18. A. O. Bush, K. D. Lafferty, J. M. Lotz, and W. Shostak, “Parasitology meets ecology on its own terms: Margolis et al. revisited,” The Journal of Parasitology, vol. 83, no. 4, pp. 575–583, 1997. View at Publisher · View at Google Scholar
  19. V. B. Salve and C. J. Hiware, “Study on water quality of Wanparakalpa reservoir Nagpur, Near Parli Vaijnath, District Beed. Marathwada region,” International Journal of Aquatic Biology, vol. 21, no. 2, pp. 113–117, 2008. View at Google Scholar
  20. P. B. A. N. Kumar, V. Dushenkov, H. Motto, and I. Raskin, “Phytoextraction: the use of plants to remove heavy metals from soils,” Environmental Science & Technology, vol. 29, no. 5, pp. 1232–1238, 1995. View at Publisher · View at Google Scholar · View at Scopus
  21. K. R. Karanth, Groundwater Assessment Development and Management, Tata McGraw Hill, New Delhi, India, 1987.
  22. R. N. Trivedi, D. P. Dubey, and S. L. Bharti, “Hydro-geochemistry and groundwater quality in Beehar River Basin, Rewa District, Madhya Prakesh, India,” in Proceedings of the International Conference on Hydrology and Watershed, pp. 49–59, Jawaharlal Nehru Technological University Hyderabad, Hyderabad, India, 2009.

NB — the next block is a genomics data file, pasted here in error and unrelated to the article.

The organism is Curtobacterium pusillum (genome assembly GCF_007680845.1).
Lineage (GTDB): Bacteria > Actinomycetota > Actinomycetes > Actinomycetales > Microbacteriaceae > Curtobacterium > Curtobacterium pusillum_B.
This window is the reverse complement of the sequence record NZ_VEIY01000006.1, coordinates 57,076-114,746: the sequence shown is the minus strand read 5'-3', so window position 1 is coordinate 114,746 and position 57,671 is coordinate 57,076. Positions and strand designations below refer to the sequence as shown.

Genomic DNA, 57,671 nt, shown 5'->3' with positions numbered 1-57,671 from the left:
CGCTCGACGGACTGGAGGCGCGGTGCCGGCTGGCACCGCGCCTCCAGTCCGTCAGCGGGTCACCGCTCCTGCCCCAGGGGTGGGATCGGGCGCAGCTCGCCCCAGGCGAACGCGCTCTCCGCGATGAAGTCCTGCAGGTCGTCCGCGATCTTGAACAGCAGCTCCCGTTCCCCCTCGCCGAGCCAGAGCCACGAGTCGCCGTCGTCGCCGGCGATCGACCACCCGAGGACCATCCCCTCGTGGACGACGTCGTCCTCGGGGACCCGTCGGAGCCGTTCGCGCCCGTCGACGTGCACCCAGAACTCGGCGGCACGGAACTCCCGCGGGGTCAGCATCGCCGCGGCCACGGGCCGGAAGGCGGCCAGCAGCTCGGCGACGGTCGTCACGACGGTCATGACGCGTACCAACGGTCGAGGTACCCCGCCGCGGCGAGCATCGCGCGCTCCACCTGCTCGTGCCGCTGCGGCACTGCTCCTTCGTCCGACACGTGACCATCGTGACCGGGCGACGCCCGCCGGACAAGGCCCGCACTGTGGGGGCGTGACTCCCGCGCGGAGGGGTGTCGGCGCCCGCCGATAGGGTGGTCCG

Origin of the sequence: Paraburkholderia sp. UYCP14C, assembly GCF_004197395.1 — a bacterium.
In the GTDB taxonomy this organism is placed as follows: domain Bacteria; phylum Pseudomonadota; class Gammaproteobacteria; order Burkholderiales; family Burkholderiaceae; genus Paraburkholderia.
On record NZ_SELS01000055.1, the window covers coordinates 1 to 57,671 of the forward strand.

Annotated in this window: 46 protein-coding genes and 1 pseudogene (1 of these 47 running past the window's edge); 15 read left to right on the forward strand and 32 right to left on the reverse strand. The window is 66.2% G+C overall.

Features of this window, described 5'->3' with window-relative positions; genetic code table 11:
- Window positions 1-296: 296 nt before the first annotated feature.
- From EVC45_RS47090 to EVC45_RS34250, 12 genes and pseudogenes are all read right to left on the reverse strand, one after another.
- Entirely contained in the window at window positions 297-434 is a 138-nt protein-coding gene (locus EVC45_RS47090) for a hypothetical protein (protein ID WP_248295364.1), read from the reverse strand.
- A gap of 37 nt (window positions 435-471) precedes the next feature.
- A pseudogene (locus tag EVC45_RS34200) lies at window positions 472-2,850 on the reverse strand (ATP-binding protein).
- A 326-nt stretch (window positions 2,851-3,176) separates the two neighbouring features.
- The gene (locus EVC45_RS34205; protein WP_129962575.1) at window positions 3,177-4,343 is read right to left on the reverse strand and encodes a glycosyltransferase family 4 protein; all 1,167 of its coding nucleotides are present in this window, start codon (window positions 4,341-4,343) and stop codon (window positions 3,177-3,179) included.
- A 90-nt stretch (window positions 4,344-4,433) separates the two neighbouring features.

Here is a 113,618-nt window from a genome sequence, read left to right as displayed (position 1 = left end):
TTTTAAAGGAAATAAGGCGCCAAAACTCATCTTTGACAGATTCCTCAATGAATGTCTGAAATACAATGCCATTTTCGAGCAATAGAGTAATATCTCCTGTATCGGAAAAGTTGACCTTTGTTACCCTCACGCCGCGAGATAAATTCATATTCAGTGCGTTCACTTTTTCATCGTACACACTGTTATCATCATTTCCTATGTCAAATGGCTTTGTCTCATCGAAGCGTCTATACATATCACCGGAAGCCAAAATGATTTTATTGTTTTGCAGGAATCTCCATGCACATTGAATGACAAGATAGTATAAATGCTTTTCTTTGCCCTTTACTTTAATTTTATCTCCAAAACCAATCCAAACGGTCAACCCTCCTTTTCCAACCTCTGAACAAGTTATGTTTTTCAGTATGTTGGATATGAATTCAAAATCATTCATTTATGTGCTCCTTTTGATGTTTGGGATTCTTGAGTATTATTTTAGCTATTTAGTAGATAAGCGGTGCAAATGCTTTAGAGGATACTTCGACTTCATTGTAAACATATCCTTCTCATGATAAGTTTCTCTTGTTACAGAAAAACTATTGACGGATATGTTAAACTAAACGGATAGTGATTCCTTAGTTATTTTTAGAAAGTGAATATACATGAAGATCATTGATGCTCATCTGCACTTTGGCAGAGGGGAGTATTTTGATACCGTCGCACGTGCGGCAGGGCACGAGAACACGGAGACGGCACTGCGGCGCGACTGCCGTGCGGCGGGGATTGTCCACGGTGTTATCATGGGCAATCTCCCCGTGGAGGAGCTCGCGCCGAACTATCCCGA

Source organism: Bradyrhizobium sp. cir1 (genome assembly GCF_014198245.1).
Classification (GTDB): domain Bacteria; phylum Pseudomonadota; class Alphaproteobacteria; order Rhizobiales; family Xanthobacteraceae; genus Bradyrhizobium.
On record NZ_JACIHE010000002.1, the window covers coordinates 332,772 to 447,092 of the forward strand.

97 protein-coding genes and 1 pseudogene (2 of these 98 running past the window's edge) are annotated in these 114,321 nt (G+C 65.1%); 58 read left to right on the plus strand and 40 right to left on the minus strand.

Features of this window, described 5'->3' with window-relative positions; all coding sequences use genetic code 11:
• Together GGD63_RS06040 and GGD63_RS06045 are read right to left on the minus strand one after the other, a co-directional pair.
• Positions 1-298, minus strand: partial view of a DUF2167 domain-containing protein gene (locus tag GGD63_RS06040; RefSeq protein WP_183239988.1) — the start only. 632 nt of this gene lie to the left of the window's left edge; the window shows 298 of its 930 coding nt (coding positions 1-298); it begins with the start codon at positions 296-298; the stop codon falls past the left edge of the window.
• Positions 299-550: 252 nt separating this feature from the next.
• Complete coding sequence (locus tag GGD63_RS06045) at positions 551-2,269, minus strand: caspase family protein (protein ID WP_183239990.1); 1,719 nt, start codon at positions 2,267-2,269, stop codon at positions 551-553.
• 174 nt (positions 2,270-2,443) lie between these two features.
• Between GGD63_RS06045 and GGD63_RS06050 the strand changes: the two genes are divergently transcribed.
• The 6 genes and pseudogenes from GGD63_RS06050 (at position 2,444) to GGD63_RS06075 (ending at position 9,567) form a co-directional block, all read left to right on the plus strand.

23. R. G. Wetzel, “Gradient-dominated ecosystems: sources and regulatory functions of dissolved organic matter in freshwater ecosystems,” Hydrobiologia, vol. 229, no. 1, pp. 181–198, 1992. View at Publisher · View at Google Scholar · View at Scopus
  24. L. Yufa and Y. Tingbao, “Seasonal patterns in the community of gill monogeneans on wild versus cultured orange-spotted grouper, Epinephelus coioides Hamilton, 1822 in Daya Bay, South China Sea,” Aquaculture Research, vol. 43, no. 8, pp. 1232–1242, 2012. View at Publisher · View at Google Scholar · View at Scopus
  25. J. C. Chubb, “Seasonal occurrence of helminths in freshwater fishes. Part II. Trematoda,” Advances in Parasitology, vol. 17, pp. 141–313, 1979. View at Google Scholar